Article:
AHS making marginal improvements: report

MEDICINE HAT — The Alberta government says it is making marginal improvements in delivering some key health services, but critics say it isn’t enough.

MEDICINE HAT — The Alberta government says it is making marginal improvements in delivering some key health services, but critics say it isn’t enough.

In a quarterly performance report released Thursday, Alberta Health Services says access to cataract surgeries and radiation therapy has improved.

Emergency department wait times were also down.

The government agency says as of Dec. 31, 81 per cent of patients in emergency rooms were being discharged within four hours — the target is 84 per cent.

But only 56 per cent of emergency patients were being admitted to a hospital bed within eight hours, again a slight improvement, but off the target of 65 per cent.

Catherine Roozen, CEO of Alberta Health Services, acknowledged more needs to be done.

“Alberta Health Services remains focused on our core strategic goals of increasing access, reducing wait times, expanding continuing care options and helping people achieve and maintain health,” she said.

Alberta Health Services says it did meet its target to open 1,000 continuing-care beds by the end of March.

The agency is running a modest surplus on a budget of almost $12 billion.

Roozen cautions the final surplus number at the end of the fiscal year will be lower than expected due to the hiring of more staff and the need to cover union collective agreement settlements.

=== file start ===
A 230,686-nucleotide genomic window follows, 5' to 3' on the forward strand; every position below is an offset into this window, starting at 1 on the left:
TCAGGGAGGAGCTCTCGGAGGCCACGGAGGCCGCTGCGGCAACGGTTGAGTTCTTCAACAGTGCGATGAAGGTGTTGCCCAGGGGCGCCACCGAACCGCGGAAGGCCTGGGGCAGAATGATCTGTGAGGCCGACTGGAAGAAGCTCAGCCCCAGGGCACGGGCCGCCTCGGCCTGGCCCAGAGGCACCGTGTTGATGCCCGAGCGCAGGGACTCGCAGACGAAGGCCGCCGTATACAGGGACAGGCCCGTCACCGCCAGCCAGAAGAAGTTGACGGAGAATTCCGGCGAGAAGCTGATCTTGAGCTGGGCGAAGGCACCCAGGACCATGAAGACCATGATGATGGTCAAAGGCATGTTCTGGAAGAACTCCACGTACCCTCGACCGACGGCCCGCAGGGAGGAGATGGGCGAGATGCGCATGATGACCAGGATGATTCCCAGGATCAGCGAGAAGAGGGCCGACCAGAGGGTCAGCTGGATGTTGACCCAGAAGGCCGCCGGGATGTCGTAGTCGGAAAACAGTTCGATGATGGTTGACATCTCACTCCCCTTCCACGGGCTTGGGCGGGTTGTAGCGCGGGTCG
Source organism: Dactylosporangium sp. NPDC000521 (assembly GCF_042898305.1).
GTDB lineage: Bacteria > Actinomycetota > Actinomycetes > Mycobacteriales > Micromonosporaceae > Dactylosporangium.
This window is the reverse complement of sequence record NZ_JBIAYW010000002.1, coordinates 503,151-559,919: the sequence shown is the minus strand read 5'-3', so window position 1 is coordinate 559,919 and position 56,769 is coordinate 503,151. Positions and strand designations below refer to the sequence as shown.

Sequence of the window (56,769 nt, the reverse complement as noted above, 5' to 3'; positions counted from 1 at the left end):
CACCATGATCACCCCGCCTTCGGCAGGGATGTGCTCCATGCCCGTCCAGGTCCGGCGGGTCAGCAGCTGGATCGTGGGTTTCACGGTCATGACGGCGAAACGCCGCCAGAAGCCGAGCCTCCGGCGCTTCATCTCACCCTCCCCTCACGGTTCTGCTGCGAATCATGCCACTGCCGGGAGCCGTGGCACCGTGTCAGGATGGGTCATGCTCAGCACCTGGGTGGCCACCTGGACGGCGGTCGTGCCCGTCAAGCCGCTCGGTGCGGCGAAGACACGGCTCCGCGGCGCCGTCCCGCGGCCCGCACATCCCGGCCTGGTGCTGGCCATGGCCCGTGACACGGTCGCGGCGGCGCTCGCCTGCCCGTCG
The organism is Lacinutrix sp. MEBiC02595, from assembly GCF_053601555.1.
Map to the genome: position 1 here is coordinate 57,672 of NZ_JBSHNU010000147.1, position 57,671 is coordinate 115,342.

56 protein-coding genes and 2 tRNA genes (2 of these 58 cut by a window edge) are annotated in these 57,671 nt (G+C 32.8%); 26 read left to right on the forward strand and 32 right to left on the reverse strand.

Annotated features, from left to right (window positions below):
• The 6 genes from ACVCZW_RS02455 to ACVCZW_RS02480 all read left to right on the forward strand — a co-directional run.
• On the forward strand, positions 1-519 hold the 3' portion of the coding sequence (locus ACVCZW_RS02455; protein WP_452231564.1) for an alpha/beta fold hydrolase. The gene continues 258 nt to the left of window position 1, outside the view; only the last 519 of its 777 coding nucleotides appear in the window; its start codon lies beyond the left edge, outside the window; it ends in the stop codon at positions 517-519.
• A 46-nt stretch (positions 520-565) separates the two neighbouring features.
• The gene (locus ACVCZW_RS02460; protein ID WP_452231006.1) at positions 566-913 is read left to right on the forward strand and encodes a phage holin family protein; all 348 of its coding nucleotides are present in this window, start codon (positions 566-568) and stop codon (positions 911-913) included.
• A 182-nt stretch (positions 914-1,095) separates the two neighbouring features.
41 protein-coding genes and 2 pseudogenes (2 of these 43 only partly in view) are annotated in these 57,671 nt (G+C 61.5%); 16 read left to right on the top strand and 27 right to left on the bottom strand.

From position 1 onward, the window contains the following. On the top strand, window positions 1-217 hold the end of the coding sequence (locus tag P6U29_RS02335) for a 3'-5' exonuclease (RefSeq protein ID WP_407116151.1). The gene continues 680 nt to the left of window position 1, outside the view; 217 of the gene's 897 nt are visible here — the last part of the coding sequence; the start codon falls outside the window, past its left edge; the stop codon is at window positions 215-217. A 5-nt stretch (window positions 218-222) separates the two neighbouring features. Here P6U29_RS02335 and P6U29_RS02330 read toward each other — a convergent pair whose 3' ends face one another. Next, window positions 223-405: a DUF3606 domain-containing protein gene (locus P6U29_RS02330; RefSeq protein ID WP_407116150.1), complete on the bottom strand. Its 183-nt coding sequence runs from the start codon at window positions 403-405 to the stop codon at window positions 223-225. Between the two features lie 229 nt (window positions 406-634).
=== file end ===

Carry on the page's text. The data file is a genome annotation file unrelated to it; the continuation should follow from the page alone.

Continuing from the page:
The Opposition Wildrose party was critical of the government’s performance, noting that 1,500 seniors are still on waiting lists for long-term care beds.

Wildrose seniors critic Kerry Towle noted that there are 489 seniors in hospital acute care beds waiting to transfer to a long-term facility. He called on the Progressive Conservatives to spend more money to fix the problem.

“The proper investment needs to be made into long-term care so our seniors are not asked to continue to wait in expensive and uncomfortable hospitals rooms without getting the treatment they need,” he said.

Wildrose health critic Heather Forsyth said progress on hip and knee replacement surgeries remains stagnant. She also accused the government of holding back the release of the quarterly update until after the most provincial election.

Alberta Health Services also announced $3 million in new spending Thursday to almost double the number of home care staff in the Medicine Hat area and expand service hours.

Currently, 65 staff look after about 2,000 residents needing home care. The province is now looking to hire another 60 health providers.

Vanessa Maclean, AHS south zone medical director, says more than 4,400 new clients have been added across the province this year alone. She also says the south zone has the highest rate of retirees in Alberta.

“Approximately 15 per cent of the population in Medicine Hat are over the age of 65, which is higher than the provincial average of 10 per cent. We are working to expand continued care options by shifting toward community and home-based care… adding 5,000 continuing care beds by 2015.”

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